Washington: Daily intake of nutritional supplements do not prevent any major depressive episode, concluded a recent study. As part of the study, Over 1,000 participants who were overweight or had obesity and were identified as being at elevated risk for depression but who were not currently depressed, from four European countries — the Netherlands, the United Kingdom, Germany and Spain, took part in the study.
Participants were randomised to either take nutritional supplements containing folic acid, vitamin D, zinc, selenium or to a pill placebo, and half of participants also received a behavioural lifestyle intervention intended to change dietary behaviours and patterns.
“Daily intake of nutritional supplements over a year does not effectively prevent the onset of a major depressive episode in this sample. Nutritional supplements were not better than placebo. Therapeutic sessions aimed at making changes towards a healthy dietary behaviour did also not convincingly prevent depression”, said study author Mariska Bot.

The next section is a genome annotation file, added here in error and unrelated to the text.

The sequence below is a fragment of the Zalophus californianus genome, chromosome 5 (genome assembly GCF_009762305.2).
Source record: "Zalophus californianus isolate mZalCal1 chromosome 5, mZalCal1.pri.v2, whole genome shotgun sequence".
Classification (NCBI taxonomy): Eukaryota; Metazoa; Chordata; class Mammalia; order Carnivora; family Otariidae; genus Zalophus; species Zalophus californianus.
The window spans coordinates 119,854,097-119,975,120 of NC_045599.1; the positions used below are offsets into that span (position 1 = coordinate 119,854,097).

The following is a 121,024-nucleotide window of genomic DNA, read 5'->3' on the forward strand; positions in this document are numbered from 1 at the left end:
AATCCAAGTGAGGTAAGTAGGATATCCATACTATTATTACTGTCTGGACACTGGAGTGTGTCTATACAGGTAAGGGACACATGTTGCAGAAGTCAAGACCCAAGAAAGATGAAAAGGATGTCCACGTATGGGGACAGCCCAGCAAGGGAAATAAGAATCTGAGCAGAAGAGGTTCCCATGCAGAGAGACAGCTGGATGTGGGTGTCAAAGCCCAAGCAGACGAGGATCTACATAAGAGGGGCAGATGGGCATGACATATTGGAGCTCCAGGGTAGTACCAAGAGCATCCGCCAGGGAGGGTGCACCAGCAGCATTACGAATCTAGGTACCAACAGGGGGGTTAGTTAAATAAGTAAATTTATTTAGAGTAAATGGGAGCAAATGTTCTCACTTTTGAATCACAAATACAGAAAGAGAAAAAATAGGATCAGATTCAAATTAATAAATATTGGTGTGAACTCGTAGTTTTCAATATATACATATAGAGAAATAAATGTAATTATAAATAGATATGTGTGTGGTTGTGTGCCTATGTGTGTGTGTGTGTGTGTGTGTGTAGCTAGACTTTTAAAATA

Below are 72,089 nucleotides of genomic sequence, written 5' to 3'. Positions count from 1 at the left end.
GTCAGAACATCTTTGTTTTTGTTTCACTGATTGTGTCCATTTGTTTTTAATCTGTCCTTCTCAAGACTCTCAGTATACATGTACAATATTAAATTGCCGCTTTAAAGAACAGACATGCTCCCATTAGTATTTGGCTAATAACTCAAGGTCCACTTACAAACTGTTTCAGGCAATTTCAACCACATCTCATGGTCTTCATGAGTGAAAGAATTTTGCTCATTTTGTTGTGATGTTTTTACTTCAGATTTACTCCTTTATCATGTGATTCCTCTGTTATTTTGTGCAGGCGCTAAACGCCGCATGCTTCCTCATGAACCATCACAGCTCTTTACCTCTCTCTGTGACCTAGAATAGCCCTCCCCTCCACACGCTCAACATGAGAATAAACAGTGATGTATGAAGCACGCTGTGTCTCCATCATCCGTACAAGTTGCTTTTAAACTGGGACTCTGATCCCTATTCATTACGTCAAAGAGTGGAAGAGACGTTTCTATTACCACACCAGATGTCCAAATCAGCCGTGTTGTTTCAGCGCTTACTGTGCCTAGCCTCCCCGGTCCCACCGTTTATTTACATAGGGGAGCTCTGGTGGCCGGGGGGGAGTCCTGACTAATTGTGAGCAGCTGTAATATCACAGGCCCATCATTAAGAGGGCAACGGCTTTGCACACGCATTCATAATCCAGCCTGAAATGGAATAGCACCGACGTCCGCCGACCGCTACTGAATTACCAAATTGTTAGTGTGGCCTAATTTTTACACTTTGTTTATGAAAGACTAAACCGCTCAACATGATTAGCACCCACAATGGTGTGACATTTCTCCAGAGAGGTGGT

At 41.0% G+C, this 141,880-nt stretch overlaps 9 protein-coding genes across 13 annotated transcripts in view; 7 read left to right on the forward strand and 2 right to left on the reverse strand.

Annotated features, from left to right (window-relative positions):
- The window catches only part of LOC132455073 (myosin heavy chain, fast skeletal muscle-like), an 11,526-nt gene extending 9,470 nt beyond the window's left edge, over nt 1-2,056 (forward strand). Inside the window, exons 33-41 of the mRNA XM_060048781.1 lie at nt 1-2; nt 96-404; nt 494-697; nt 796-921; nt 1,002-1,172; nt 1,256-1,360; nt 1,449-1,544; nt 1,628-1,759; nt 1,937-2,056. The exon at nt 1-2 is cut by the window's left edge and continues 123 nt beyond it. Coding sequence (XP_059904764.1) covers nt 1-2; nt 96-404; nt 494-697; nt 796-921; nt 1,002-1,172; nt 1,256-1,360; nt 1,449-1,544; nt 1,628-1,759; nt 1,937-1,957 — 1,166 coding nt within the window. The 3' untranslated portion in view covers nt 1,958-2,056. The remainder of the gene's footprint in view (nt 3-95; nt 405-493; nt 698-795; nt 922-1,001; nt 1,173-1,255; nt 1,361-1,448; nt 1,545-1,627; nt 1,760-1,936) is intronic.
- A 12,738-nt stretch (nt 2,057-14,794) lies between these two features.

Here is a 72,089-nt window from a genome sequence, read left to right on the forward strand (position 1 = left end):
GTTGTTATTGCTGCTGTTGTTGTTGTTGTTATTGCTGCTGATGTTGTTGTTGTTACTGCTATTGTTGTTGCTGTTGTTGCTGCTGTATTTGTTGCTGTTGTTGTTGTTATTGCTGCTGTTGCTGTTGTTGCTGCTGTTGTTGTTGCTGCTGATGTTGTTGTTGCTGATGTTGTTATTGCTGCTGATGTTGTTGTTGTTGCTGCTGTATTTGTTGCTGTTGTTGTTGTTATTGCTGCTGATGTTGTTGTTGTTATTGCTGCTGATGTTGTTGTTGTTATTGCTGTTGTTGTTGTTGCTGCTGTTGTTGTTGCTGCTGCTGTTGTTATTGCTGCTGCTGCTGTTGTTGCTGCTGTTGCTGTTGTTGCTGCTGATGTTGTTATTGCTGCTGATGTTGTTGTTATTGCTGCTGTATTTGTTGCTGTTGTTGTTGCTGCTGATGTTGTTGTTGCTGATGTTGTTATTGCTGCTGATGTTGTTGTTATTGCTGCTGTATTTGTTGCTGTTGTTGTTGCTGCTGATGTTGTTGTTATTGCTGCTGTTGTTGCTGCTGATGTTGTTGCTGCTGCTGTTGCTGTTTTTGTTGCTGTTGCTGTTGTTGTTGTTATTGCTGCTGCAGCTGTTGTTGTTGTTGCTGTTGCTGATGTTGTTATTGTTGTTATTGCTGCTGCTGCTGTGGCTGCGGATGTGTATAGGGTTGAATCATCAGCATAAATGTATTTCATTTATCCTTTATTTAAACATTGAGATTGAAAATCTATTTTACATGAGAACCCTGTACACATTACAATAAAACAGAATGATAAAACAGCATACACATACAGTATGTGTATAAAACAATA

Behavioural therapy to encourage a healthy dietary behaviour and improve diet was not effective at preventing depression overall, there was some evidence during the research that it prevented depressive episodes in those participants who attended a recommended number of sessions.
This may suggest the food behavioural therapy only works if the participants get sufficient exposure and are able to sufficiently improve their diet and dietary behaviour. Based on a large number of studies and careful analysis, researchers have come to three important conclusions at the end of their project.
First, a healthy dietary pattern, typified by a Mediterranean style diet high in fruit, vegetables, whole grains, fish, pulses and olive oil, and low in red meat and full-fat dairy products, may reduce the risk of developing depression. Second, in people with obesity, weight loss can lead to a reduction in depressive symptoms. Third, current evidence does not support the use of nutritional supplements in order to prevent depression.